amount sought to be recovered was not certain, and could not
readily be reduced to certainty, and there was clearly an implied
promise on the part of the stockholders.
The legislature created the corporation and prescribed certain
terms to which the stockholders should be subjected. This was an
offer on the part of the state. It could be accepted or declined.
There was no constraint. By taking the stock, the terms were
acceded to, the contract became complete, and the stockholders were
bound accordingly. The same result followed which would have ensued
under the like circumstances between individuals. The assent thus
given and the promise implied are of the essence of the liability
sought to be enforced in this proceeding. If a remedy at law were
necessary, clearly it must have been case.
Case is a generic term which embraces many different species of
actions. "There are two, however, of more frequent use than any
other form of action whatever: these are assumpsit and trover."
Steph. Plead. 18.
"The more legal denomination of the action of assumpsit is
trespass on the case upon promises." 3 Woodison's Lect. 168. This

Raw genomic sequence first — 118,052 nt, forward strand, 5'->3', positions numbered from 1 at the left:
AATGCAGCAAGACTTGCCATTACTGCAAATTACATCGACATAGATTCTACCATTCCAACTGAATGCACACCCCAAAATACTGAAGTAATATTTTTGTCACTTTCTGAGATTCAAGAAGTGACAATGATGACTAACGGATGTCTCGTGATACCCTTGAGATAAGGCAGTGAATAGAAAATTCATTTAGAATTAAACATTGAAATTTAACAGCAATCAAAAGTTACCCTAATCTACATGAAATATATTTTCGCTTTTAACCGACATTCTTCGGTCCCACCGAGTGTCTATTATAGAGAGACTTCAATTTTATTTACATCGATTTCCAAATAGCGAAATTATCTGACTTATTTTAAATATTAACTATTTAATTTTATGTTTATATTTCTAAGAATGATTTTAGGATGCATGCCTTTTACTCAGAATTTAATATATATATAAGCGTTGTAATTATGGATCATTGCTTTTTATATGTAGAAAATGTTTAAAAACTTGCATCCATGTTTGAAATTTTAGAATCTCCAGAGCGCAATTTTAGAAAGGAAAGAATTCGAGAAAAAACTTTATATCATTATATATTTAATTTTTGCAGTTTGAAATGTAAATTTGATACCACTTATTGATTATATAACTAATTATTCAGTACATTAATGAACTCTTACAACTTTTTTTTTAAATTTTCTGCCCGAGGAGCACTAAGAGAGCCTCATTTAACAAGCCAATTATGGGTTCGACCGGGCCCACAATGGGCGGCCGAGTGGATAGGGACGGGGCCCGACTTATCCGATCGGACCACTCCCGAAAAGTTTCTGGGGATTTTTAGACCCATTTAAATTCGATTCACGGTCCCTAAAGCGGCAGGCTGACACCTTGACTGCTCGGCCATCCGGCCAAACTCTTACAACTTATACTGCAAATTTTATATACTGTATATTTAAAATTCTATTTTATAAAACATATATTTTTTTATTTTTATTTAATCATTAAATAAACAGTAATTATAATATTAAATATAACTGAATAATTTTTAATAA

form of action originated, like many others, under the Stat. of
Westm. 2, 13 Edw. I., c. 24, sec. 2. Its establishment
Page 92 U. S. 514
was strenuously resisted through several reigns. 2 Reeves's
Hist. 394, 507, 608. It was sustained, upon full consideration, in
4 Coke, 92, which was decided in 44
Elizabeth. When the statute of South Carolina of 1712, here in
question, was enacted, the term case was as well understood to
embrace assumpsit as anything else in the law of procedure to which
it is now held to apply.
Blackstone thought that one of the most important amendments of
the law during the century in which he lived was effected
"by extending the equitable writ of trespass on the case,
according to its primitive institution by King Edward the First, to
almost every instance of injustice not remedied by any other
4 Com. 442.